Building Public Trust in the Police

Police badge on white background.

Policing in the United States is under renewed scrutiny after the deaths of Alton Sterling, Philando Castile, and five Dallas police officers last week. While some cities, like Dallas, have seen improvements in police-community relations in recent years, public trust and confidence in the police continue to lag, especially following recent police shootings.

A report published in Psychological Science in the Public Interest provides a comprehensive look at psychological research on the factors that drive public trust and law-related behavior.

In the report, researchers Tom Tyler, Phillip Goff, and Robert MacCoun focus on the concept of police legitimacy, which is shaped by the perception that police treat people with respect and fairness. They argue that many widely used policing practices, which are often seen as unfair, have compromised people’s view of the police as a legitimate legal authority, particularly following the deaths of unarmed Black men at the hands of police officers.

“In the wake of such deaths, the public has been increasingly unwilling to accept police accounts of such events, to believe that the police will investigate them in good faith, and to wait until such investigations are completed to react individually or collectively,” says Tyler.

Examining analyses of data from the United States and Europe, Tyler and co-authors find that when people view the police as a legitimate and appropriate legal authority, they are more likely to to cooperate with the police in personal encounters and comply with the law in their everyday lives. They’re also more apt to help co-police their communities, report crime, identify criminals, and act as witnesses and jurors.

“Trust is not simply a byproduct of providing high quality service delivery or lowering the crime rate,” explains Tyler. “Research shows that the subjective experience of being policed matters.”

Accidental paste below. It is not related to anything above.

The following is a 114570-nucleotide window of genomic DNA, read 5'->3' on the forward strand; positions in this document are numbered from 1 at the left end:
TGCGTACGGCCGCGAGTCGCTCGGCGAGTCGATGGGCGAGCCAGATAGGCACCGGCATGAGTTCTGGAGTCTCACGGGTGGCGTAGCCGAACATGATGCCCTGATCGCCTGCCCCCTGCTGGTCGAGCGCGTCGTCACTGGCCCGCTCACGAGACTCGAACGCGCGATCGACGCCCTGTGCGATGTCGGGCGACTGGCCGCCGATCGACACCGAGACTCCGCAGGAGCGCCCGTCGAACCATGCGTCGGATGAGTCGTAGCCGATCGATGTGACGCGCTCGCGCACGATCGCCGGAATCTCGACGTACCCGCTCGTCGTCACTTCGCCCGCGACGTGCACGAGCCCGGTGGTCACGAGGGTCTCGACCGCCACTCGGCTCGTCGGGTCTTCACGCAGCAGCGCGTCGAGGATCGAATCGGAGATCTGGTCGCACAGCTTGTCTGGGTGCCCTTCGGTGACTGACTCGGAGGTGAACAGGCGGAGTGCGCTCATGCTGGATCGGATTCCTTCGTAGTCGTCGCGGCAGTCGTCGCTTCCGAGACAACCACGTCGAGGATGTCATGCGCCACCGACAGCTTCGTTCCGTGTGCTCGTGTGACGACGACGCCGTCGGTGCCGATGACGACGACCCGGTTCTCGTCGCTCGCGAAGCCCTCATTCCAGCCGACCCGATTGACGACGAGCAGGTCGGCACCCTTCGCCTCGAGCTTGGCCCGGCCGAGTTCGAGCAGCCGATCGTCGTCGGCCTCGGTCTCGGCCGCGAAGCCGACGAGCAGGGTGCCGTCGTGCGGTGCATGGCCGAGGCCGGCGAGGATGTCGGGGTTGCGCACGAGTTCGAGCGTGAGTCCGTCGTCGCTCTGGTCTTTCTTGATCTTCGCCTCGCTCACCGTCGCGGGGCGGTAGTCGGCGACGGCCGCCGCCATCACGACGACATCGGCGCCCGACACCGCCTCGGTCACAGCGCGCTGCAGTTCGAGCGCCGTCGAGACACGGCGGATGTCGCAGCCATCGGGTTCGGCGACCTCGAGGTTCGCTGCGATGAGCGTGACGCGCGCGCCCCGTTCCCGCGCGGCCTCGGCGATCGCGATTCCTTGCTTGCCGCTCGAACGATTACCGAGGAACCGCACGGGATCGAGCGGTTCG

In particular, studies show that people react to whether or not they believe the procedures used by the police are just, an idea referred to as “procedural justice.”

Drawing on evidence from behavioral science, Tyler and colleagues contend that efforts to foster perceptions of procedural justice must focus on:

  • Public Participation: Involving the broader community in the development of strategies for managing social order encourages public acceptance and buy-in.
  • Neutrality: Engaging in transparent, rule-based decision making demonstrates that policing policy and practices are fair and unbiased.
  • Respect: Treating citizens with dignity communicates to them that their rights are being respected.
  • Trustworthiness: Showing sensitivity to people’s needs and concerns indicates that the police are sincerely trying to do what is best for those involved.

According to Phillip Cook, author of a commentary accompanying the report, the stakes are high, but “[r]esearch offers a way forward; it cannot determine society’s goals, but it can provide the means to achieve the goals of a just society, and to do so more efficiently and effectively.”

The report and accompanying commentary are available to the public online:

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